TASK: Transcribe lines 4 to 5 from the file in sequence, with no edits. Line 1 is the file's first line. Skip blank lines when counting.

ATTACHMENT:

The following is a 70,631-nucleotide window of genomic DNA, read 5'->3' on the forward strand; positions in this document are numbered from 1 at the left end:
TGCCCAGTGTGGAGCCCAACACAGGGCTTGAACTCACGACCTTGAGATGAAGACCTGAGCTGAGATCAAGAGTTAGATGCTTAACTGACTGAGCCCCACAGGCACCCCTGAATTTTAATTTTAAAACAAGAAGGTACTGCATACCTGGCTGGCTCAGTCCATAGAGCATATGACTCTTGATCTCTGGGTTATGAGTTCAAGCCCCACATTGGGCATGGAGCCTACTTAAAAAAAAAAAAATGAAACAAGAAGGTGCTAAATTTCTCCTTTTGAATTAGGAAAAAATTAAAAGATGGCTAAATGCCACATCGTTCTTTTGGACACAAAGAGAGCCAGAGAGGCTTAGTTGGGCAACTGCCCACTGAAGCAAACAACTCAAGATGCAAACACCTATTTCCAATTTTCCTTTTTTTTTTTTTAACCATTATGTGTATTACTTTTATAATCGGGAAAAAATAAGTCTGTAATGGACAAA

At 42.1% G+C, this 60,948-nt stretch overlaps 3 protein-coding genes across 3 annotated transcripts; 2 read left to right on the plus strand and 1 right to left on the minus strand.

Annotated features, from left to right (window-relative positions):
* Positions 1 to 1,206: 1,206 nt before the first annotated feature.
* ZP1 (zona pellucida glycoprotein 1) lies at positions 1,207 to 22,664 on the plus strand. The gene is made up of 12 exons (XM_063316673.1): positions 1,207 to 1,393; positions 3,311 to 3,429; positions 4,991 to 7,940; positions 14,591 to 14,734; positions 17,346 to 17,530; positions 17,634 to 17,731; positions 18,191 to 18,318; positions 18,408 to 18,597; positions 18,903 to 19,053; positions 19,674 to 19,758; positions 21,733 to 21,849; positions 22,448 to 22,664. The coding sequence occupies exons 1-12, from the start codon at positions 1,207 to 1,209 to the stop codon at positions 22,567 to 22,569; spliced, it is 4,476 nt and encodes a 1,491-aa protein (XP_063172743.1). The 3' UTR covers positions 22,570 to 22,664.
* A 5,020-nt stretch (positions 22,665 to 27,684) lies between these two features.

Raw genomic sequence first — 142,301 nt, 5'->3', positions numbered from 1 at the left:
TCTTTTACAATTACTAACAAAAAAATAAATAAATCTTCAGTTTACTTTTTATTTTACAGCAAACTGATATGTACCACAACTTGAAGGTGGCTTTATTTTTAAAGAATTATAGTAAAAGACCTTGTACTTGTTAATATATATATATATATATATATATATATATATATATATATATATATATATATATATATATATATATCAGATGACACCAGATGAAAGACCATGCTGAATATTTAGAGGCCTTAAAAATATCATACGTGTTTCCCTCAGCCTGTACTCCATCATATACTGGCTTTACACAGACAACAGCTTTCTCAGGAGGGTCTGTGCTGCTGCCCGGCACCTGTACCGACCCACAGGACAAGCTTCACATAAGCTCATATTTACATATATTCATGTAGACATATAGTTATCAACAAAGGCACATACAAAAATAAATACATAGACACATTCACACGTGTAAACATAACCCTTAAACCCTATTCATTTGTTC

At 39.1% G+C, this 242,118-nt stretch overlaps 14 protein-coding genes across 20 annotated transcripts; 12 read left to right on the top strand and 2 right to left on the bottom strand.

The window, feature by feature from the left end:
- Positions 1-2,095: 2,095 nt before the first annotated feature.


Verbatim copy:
Annotated features, from left to right (window-relative positions):
* Positions 1 to 1,206: 1,206 nt before the first annotated feature.